A collection of articles will be published in this Special Issue of the Open Access Journal "Geosciences" from MDPI (Geosciences (ISSN 2076-3263)).
Deadline for manuscript submissions: 20 May 2017
Martian meteorites are a major source of information for understanding both primary and secondary geological and geochemical processes on the surface and subsurface of Mars. The planet is being investigated from an increasing number of orbiters and mobile landers with the primary goal to discover habitable environments, and ultimately extinct or extant forms of life. This requires the detailed study of both the surface and subsurface of the planet.
The International Society for Meteoritics and Planetary Science, in their Meteoritical Bulletin Database, currently lists 180 meteorites that are identified as Martian. If all of them truly originated from Mars, they already comprise a very extensive inventory of Martian samples. It is important to investigate the origin of these samples, the range of environments they cover, and their precise chronology. Their systematic and careful study should also be combined with in situ studies of the Martian surface. Martian meteorites will also be of paramount importance in aiding the selection of promising landing sites, troubleshooting current measurements on the surface of Mars, calibrating future Mars scientific payloads, and preparing future sample return missions.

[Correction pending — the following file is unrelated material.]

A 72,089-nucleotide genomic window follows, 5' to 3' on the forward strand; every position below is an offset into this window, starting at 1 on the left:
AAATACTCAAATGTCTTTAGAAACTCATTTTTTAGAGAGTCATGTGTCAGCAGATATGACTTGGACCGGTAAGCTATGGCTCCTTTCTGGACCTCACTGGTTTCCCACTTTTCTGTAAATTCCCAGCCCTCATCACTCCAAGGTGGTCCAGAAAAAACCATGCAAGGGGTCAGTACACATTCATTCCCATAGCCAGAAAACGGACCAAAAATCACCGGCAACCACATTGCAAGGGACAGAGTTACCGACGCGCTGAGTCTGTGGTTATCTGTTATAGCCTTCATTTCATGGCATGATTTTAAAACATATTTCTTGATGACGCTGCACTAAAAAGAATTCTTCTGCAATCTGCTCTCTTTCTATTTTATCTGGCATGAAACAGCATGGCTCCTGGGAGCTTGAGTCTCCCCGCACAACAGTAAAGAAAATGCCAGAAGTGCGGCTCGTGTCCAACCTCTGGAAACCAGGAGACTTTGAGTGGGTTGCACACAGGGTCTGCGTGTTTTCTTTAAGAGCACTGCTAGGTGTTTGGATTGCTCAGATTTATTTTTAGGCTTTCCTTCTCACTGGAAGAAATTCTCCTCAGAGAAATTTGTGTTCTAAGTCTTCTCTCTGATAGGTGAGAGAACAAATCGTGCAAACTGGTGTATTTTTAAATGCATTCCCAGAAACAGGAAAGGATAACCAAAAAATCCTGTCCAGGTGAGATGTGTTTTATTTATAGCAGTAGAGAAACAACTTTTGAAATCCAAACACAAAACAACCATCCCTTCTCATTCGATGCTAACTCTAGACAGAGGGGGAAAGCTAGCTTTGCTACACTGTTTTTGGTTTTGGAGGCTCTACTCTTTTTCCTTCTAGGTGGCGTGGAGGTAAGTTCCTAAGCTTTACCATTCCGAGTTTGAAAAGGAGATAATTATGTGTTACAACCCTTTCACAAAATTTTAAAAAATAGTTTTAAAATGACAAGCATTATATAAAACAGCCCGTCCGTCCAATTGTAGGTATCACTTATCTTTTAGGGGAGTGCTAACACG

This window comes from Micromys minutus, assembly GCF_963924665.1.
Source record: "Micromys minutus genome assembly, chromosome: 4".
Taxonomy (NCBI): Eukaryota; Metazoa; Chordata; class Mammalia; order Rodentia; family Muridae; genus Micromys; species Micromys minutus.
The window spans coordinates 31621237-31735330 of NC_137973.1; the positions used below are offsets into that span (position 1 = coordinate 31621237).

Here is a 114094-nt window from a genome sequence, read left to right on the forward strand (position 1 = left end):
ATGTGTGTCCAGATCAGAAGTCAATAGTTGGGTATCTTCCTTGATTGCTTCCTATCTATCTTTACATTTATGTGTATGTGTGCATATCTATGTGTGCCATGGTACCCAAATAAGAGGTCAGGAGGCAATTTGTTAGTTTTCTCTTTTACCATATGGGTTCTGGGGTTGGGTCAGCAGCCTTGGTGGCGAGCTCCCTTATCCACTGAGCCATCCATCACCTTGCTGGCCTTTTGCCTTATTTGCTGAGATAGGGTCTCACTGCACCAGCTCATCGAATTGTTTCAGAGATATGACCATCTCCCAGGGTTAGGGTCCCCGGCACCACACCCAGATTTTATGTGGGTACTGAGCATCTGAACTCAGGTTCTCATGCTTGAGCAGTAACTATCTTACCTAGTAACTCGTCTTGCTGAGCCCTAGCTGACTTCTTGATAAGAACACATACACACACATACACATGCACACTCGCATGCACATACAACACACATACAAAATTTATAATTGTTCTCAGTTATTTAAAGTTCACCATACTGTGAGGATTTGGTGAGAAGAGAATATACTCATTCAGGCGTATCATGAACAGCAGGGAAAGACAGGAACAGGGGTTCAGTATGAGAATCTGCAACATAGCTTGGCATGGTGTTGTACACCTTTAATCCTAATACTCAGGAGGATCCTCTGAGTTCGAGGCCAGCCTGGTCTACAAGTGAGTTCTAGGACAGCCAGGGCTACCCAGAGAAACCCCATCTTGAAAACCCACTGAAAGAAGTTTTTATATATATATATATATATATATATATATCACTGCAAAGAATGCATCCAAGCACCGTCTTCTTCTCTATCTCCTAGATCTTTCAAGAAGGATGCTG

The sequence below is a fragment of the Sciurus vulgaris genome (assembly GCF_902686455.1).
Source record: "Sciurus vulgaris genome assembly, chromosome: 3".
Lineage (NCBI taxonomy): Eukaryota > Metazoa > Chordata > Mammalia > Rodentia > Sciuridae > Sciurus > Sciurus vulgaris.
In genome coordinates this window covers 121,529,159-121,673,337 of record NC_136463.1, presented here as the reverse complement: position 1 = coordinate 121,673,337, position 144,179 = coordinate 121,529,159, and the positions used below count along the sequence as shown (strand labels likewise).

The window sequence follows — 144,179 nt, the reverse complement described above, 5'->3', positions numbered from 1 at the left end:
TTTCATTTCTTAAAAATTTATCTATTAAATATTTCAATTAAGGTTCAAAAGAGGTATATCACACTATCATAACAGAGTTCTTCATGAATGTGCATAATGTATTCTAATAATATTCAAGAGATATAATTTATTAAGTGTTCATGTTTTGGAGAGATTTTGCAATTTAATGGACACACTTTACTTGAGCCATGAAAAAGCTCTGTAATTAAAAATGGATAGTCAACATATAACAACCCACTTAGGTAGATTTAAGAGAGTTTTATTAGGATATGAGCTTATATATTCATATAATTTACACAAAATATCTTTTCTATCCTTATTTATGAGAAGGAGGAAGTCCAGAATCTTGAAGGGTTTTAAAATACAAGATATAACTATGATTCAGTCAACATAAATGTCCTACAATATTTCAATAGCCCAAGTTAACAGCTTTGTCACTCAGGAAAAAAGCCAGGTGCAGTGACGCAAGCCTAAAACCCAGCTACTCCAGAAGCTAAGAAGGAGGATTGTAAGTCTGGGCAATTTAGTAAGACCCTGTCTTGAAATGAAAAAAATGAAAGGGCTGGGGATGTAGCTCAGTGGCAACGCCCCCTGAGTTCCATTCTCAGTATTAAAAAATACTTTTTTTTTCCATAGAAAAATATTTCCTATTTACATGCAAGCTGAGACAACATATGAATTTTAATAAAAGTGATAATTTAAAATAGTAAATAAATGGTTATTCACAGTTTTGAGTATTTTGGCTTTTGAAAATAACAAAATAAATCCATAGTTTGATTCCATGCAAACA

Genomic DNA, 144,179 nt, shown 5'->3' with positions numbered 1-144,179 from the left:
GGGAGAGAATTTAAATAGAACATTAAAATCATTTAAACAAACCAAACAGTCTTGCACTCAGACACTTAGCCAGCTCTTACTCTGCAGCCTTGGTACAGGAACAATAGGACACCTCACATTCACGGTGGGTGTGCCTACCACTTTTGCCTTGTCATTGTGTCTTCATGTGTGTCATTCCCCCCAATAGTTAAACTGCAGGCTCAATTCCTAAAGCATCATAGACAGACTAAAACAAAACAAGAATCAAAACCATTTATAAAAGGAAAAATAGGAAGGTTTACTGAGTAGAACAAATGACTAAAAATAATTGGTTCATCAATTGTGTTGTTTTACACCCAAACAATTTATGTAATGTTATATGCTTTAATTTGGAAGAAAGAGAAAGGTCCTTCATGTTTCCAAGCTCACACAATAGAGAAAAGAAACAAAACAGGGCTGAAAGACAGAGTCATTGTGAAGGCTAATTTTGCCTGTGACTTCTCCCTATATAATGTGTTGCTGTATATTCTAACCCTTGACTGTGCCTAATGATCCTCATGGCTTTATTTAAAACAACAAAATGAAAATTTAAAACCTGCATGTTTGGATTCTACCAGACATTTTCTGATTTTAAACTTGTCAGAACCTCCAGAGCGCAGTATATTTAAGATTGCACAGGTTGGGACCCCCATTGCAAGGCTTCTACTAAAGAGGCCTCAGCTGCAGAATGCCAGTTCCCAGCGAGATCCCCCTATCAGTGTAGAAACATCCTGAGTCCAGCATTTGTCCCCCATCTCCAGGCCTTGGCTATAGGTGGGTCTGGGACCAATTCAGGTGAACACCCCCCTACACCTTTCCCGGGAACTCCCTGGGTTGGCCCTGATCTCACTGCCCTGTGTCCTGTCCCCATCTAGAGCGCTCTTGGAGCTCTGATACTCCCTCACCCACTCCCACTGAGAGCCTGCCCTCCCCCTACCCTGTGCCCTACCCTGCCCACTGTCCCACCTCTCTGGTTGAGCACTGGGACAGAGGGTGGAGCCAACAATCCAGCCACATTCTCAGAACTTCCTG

State-of-the-art analytical instrumentation and advanced analytical methods and protocols are tested on Martian meteorites on Earth, enabling their study in an unprecedented detail. This is not yet possible with the instruments on-board the current Mars rovers. Mineralogical, geochemical, and textural observations clearly demonstrate secondary hydrous alteration on the planet, forming niche environments that could provide habitable sites in the sub-surface. Further research on Martian meteorites, such as the association of primary mineralogy with specific magmatic processes, the inventory of secondary minerals (i.e., clays, serpentine, carbonates, sulphates, halite), their relationship with Mars' hydrosphere and atmosphere, and their chronology will add to an already extensive database that will further unravel Mars' tantalizing history and its habitability.